True Colors of Ancient Greek and Roman Statues

This isn’t related to books or writing but great info with fascinating photos. The statues in my book are also painted in bright colors just like the ancient times!


The Ancients loved color! Finding out about this is pretty great but I’m so used to white marbled statues it just doesn’t seem right to see them colored.   I have seen so many exhibitions of Greek statues but I never never never even imagined any old sculpture being in color.

the original colors of ancient Greek and Roman sculptures 3For centuries, we’ve assumed that the clean, white surfaces of ancient Greek sculptures were the standard of beauty; during the Renaissance, artists strove to emulate this simple aesthetic in their own art. Even today, we expect truly beautiful classical and ancient art to be pure and unadorned – but Vinzenz Brinkmann and Ulrike Koch-Brinkmann have spent over two decades proving us wrong.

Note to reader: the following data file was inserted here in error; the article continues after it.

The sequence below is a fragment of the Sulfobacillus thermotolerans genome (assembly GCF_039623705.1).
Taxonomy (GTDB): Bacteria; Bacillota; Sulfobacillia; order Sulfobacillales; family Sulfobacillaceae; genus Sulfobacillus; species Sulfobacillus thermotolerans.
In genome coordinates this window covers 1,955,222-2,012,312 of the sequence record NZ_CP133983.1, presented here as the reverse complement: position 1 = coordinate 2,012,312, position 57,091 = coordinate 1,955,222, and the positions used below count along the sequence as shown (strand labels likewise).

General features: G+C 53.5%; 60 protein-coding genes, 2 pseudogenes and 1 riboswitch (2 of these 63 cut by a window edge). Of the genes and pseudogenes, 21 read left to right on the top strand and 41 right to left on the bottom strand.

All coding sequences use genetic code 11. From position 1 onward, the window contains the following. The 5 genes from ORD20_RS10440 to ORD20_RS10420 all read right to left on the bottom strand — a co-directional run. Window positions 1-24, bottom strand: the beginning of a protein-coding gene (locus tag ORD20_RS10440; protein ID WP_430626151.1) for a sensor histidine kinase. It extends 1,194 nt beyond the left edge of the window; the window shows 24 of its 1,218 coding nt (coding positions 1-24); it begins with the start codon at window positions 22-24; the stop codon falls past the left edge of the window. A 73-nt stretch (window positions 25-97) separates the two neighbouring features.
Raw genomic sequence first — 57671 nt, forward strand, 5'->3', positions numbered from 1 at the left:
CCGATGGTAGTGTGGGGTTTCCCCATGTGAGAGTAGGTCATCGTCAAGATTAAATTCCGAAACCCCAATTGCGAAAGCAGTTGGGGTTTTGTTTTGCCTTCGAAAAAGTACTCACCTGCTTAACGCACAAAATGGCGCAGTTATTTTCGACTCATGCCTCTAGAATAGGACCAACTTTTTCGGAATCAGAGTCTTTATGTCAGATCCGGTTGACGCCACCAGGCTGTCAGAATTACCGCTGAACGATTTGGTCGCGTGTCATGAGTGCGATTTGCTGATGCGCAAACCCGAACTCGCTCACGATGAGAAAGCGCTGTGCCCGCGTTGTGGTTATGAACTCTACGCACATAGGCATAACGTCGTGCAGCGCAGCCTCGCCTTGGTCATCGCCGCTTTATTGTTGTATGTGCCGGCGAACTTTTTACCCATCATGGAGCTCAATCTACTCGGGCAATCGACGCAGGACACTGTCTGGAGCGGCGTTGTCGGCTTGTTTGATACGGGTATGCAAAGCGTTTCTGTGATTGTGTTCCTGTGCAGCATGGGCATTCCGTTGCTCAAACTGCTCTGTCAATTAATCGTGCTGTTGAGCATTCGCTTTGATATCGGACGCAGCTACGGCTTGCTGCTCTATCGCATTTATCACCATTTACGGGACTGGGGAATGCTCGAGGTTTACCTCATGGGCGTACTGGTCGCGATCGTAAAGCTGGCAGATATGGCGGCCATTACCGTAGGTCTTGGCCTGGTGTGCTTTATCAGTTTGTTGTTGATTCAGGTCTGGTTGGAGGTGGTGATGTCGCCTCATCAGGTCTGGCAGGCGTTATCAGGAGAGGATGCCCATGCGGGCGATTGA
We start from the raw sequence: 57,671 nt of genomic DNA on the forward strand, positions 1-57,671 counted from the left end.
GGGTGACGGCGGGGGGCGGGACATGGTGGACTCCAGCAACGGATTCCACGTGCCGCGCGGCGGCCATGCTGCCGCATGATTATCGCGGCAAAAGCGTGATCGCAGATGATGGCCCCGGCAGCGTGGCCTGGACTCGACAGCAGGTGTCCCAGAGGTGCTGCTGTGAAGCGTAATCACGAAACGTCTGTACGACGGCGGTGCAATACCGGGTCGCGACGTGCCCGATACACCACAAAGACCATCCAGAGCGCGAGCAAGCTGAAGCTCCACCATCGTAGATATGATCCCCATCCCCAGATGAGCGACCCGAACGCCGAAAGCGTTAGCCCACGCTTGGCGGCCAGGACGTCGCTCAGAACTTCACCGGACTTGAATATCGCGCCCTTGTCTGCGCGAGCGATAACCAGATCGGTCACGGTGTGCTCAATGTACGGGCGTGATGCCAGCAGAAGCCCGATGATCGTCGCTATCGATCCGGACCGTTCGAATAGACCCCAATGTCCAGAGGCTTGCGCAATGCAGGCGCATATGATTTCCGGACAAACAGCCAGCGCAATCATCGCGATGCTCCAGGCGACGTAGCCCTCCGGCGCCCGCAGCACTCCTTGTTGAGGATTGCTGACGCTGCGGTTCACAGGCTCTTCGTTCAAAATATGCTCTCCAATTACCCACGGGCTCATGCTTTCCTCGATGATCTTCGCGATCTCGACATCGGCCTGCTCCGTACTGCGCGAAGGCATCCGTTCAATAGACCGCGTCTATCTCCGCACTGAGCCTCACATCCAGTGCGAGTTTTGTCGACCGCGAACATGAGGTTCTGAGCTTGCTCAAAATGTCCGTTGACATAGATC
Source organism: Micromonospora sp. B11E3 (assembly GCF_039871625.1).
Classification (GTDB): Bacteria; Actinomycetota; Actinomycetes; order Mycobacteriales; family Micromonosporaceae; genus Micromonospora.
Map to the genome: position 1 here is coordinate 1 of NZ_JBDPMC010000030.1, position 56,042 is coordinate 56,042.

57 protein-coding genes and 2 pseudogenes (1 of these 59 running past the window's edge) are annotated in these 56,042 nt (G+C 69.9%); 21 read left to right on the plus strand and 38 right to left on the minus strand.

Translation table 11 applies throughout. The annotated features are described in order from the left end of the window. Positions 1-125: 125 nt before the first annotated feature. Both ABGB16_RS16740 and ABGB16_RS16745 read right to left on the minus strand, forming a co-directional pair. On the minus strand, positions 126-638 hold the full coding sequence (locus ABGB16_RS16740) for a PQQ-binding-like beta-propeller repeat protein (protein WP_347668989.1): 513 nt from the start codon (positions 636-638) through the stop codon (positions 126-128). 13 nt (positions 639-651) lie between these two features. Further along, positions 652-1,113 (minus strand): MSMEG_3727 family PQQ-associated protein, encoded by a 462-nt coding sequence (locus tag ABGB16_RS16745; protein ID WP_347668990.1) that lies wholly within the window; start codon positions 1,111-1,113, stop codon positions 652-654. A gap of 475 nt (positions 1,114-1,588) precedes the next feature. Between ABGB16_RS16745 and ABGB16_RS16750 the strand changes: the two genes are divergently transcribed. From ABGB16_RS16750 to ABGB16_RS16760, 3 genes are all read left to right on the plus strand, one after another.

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4 thoughts on “True Colors of Ancient Greek and Roman Statues

  1. I remember being rather disappointed when I learned about it, actually. I find the simple aesthetic of classic-classical art more appealing… but yeah, it used to be pretty colourful, apparently.

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  2. It’s fascinating to see the difference. But I wonder: if we’d known about the bright coloring from the beginning, would it have become the standard of beauty in the first place? It seems so gaudy now. Or would our entire ideal of beauty be different if the Renaissance etc artists had been emulating the colors our along. Maybe it’d be the classical white statues we found ugly instead, like cheap plaster molds. Interesting to think about.

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    • Colored versions don’t look gaudy to me, maybe cause I’m used to the colorful Eastern art. Indian statues have always been colorful. Ancient Egyptians used colors, though less contrasting colors and more complimentary ones. Western culture has evolved and changed, along with the tastes. But the culture of India is still intact, so are the bright colors.

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